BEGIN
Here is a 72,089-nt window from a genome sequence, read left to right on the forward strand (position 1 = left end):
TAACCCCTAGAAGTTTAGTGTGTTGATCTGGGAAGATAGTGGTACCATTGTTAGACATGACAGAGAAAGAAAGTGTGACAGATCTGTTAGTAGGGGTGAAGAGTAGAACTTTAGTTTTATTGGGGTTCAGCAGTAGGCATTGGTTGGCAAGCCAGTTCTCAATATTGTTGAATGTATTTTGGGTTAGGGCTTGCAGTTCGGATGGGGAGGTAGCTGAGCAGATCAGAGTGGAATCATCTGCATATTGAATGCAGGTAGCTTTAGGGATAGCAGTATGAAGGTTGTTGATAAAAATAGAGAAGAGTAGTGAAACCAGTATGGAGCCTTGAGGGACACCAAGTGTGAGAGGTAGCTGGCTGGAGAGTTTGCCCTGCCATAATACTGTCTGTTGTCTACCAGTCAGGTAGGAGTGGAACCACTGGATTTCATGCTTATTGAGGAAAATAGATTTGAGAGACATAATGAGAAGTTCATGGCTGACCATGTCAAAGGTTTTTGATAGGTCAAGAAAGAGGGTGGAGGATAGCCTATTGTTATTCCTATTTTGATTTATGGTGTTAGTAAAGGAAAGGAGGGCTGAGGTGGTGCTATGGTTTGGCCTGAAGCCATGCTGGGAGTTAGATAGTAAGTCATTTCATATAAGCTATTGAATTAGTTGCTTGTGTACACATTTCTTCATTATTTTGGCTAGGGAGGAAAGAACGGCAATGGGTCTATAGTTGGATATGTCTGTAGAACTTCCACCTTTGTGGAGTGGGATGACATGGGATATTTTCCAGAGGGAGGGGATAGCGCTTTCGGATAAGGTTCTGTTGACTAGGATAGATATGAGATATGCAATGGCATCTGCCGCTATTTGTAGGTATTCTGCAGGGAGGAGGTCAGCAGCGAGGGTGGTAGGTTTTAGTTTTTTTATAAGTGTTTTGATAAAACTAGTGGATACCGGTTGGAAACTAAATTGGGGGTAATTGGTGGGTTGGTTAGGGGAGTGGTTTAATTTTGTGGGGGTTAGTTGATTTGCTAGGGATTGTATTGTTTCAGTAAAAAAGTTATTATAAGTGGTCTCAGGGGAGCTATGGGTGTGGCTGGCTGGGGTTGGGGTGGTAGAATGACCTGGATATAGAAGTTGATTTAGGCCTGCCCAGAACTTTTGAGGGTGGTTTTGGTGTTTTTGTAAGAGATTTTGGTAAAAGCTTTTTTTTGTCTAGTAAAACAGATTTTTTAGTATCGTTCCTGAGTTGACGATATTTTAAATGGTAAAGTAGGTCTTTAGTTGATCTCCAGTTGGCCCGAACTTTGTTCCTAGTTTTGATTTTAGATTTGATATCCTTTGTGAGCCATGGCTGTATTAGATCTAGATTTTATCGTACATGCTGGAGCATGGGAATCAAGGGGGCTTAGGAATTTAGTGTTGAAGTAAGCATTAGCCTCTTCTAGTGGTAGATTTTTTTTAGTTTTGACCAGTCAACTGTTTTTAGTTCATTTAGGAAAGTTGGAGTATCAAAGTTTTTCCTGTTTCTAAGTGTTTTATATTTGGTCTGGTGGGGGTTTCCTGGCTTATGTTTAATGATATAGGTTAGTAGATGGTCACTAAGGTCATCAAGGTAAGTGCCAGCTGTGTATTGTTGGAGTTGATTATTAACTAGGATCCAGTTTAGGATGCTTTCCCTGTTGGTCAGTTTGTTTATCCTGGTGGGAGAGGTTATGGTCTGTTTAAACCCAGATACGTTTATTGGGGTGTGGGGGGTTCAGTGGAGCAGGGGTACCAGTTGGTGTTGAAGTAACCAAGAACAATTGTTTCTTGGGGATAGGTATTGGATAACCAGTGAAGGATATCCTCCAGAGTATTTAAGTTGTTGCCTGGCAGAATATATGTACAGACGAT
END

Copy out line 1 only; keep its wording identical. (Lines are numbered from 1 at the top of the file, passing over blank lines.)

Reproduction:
Here is a 72,089-nt window from a genome sequence, read left to right on the forward strand (position 1 = left end):